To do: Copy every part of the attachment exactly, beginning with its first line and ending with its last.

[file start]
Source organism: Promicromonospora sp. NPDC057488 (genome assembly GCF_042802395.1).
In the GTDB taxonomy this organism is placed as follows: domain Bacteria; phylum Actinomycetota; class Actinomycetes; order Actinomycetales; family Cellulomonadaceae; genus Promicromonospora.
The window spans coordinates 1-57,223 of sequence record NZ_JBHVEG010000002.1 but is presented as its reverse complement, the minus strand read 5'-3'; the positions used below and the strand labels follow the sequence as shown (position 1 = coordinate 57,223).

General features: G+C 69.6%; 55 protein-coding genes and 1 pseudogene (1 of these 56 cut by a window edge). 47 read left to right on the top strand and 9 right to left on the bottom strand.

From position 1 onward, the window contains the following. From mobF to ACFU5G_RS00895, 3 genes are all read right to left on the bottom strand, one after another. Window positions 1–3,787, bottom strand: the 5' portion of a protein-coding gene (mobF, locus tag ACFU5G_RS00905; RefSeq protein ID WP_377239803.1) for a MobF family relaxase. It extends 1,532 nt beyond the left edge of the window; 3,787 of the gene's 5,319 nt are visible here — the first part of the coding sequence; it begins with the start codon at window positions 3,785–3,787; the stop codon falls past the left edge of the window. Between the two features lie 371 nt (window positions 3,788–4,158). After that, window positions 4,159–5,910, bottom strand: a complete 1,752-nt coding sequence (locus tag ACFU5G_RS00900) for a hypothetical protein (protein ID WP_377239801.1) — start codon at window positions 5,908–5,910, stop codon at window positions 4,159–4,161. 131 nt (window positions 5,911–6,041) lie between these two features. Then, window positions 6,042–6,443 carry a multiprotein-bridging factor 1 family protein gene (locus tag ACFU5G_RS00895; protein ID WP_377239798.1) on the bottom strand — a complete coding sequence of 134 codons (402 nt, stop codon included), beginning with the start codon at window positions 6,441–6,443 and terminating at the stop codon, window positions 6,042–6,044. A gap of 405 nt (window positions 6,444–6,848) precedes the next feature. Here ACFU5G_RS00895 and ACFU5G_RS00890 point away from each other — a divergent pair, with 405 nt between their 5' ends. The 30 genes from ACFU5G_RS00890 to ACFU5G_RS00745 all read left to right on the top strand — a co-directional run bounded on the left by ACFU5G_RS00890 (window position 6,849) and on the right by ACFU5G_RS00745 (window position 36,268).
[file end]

Source organism: Promicromonospora sp. NPDC057488 (genome assembly GCF_042802395.1).
In the GTDB taxonomy this organism is placed as follows: domain Bacteria; phylum Actinomycetota; class Actinomycetes; order Actinomycetales; family Cellulomonadaceae; genus Promicromonospora.
The window spans coordinates 1-57,223 of sequence record NZ_JBHVEG010000002.1 but is presented as its reverse complement, the minus strand read 5'-3'; the positions used below and the strand labels follow the sequence as shown (position 1 = coordinate 57,223).

General features: G+C 69.6%; 55 protein-coding genes and 1 pseudogene (1 of these 56 cut by a window edge). 47 read left to right on the top strand and 9 right to left on the bottom strand.

From position 1 onward, the window contains the following. From mobF to ACFU5G_RS00895, 3 genes are all read right to left on the bottom strand, one after another. Window positions 1–3,787, bottom strand: the 5' portion of a protein-coding gene (mobF, locus tag ACFU5G_RS00905; RefSeq protein ID WP_377239803.1) for a MobF family relaxase. It extends 1,532 nt beyond the left edge of the window; 3,787 of the gene's 5,319 nt are visible here — the first part of the coding sequence; it begins with the start codon at window positions 3,785–3,787; the stop codon falls past the left edge of the window. Between the two features lie 371 nt (window positions 3,788–4,158). After that, window positions 4,159–5,910, bottom strand: a complete 1,752-nt coding sequence (locus tag ACFU5G_RS00900) for a hypothetical protein (protein ID WP_377239801.1) — start codon at window positions 5,908–5,910, stop codon at window positions 4,159–4,161. 131 nt (window positions 5,911–6,041) lie between these two features. Then, window positions 6,042–6,443 carry a multiprotein-bridging factor 1 family protein gene (locus tag ACFU5G_RS00895; protein ID WP_377239798.1) on the bottom strand — a complete coding sequence of 134 codons (402 nt, stop codon included), beginning with the start codon at window positions 6,441–6,443 and terminating at the stop codon, window positions 6,042–6,044. A gap of 405 nt (window positions 6,444–6,848) precedes the next feature. Here ACFU5G_RS00895 and ACFU5G_RS00890 point away from each other — a divergent pair, with 405 nt between their 5' ends. The 30 genes from ACFU5G_RS00890 to ACFU5G_RS00745 all read left to right on the top strand — a co-directional run bounded on the left by ACFU5G_RS00890 (window position 6,849) and on the right by ACFU5G_RS00745 (window position 36,268).